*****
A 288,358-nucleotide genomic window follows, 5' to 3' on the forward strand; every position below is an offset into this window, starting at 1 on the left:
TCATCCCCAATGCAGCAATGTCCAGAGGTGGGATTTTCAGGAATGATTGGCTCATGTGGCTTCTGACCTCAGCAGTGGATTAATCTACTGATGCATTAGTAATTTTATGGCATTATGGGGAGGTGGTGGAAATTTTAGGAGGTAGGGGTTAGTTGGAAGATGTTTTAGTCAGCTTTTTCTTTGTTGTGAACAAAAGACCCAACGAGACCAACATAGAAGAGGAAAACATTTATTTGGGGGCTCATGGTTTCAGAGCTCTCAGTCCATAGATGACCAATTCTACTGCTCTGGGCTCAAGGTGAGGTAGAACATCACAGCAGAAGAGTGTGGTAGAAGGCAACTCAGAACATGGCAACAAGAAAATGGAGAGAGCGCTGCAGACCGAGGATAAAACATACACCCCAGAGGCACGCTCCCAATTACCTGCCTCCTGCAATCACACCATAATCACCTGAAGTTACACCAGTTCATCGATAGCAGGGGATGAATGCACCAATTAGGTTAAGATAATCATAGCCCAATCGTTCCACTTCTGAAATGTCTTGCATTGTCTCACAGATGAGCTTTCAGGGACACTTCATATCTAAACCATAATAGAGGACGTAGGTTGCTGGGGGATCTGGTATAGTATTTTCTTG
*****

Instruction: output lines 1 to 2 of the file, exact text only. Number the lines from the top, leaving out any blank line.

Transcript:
A 288,358-nucleotide genomic window follows, 5' to 3' on the forward strand; every position below is an offset into this window, starting at 1 on the left:
TCATCCCCAATGCAGCAATGTCCAGAGGTGGGATTTTCAGGAATGATTGGCTCATGTGGCTTCTGACCTCAGCAGTGGATTAATCTACTGATGCATTAGTAATTTTATGGCATTATGGGGAGGTGGTGGAAATTTTAGGAGGTAGGGGTTAGTTGGAAGATGTTTTAGTCAGCTTTTTCTTTGTTGTGAACAAAAGACCCAACGAGACCAACATAGAAGAGGAAAACATTTATTTGGGGGCTCATGGTTTCAGAGCTCTCAGTCCATAGATGACCAATTCTACTGCTCTGGGCTCAAGGTGAGGTAGAACATCACAGCAGAAGAGTGTGGTAGAAGGCAACTCAGAACATGGCAACAAGAAAATGGAGAGAGCGCTGCAGACCGAGGATAAAACATACACCCCAGAGGCACGCTCCCAATTACCTGCCTCCTGCAATCACACCATAATCACCTGAAGTTACACCAGTTCATCGATAGCAGGGGATGAATGCACCAATTAGGTTAAGATAATCATAGCCCAATCGTTCCACTTCTGAAATGTCTTGCATTGTCTCACAGATGAGCTTTCAGGGACACTTCATATCTAAACCATAATAGAGGACGTAGGTTGCTGGGGGATCTGGTATAGTATTTTCTTG